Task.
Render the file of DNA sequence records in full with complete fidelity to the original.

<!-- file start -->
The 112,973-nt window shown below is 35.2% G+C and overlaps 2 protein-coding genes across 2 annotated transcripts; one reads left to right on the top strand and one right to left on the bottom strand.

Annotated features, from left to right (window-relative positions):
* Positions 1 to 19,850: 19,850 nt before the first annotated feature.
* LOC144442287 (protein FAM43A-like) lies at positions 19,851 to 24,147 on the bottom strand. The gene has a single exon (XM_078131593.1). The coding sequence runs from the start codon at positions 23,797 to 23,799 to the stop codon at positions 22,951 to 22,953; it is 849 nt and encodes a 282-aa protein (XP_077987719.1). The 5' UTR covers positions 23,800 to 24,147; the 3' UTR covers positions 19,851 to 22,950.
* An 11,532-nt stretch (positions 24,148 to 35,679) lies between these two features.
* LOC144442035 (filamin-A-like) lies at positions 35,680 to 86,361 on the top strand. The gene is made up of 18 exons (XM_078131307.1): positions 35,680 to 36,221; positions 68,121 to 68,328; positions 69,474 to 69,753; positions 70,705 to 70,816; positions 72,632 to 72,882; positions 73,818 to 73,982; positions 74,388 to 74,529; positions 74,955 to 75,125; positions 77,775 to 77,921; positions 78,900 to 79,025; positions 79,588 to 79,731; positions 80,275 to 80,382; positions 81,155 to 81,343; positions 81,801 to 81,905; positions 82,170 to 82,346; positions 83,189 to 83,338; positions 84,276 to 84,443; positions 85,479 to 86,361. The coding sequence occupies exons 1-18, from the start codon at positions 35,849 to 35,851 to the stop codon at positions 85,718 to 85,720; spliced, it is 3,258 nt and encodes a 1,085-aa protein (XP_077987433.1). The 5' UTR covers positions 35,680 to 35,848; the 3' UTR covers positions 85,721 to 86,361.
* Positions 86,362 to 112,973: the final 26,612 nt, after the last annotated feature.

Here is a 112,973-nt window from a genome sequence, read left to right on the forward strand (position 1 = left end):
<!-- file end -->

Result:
The 112,973-nt window shown below is 35.2% G+C and overlaps 2 protein-coding genes across 2 annotated transcripts; one reads left to right on the top strand and one right to left on the bottom strand.

Annotated features, from left to right (window-relative positions):
* Positions 1 to 19,850: 19,850 nt before the first annotated feature.
* LOC144442287 (protein FAM43A-like) lies at positions 19,851 to 24,147 on the bottom strand. The gene has a single exon (XM_078131593.1). The coding sequence runs from the start codon at positions 23,797 to 23,799 to the stop codon at positions 22,951 to 22,953; it is 849 nt and encodes a 282-aa protein (XP_077987719.1). The 5' UTR covers positions 23,800 to 24,147; the 3' UTR covers positions 19,851 to 22,950.
* An 11,532-nt stretch (positions 24,148 to 35,679) lies between these two features.
* LOC144442035 (filamin-A-like) lies at positions 35,680 to 86,361 on the top strand. The gene is made up of 18 exons (XM_078131307.1): positions 35,680 to 36,221; positions 68,121 to 68,328; positions 69,474 to 69,753; positions 70,705 to 70,816; positions 72,632 to 72,882; positions 73,818 to 73,982; positions 74,388 to 74,529; positions 74,955 to 75,125; positions 77,775 to 77,921; positions 78,900 to 79,025; positions 79,588 to 79,731; positions 80,275 to 80,382; positions 81,155 to 81,343; positions 81,801 to 81,905; positions 82,170 to 82,346; positions 83,189 to 83,338; positions 84,276 to 84,443; positions 85,479 to 86,361. The coding sequence occupies exons 1-18, from the start codon at positions 35,849 to 35,851 to the stop codon at positions 85,718 to 85,720; spliced, it is 3,258 nt and encodes a 1,085-aa protein (XP_077987433.1). The 5' UTR covers positions 35,680 to 35,848; the 3' UTR covers positions 85,721 to 86,361.
* Positions 86,362 to 112,973: the final 26,612 nt, after the last annotated feature.

Here is a 112,973-nt window from a genome sequence, read left to right on the forward strand (position 1 = left end):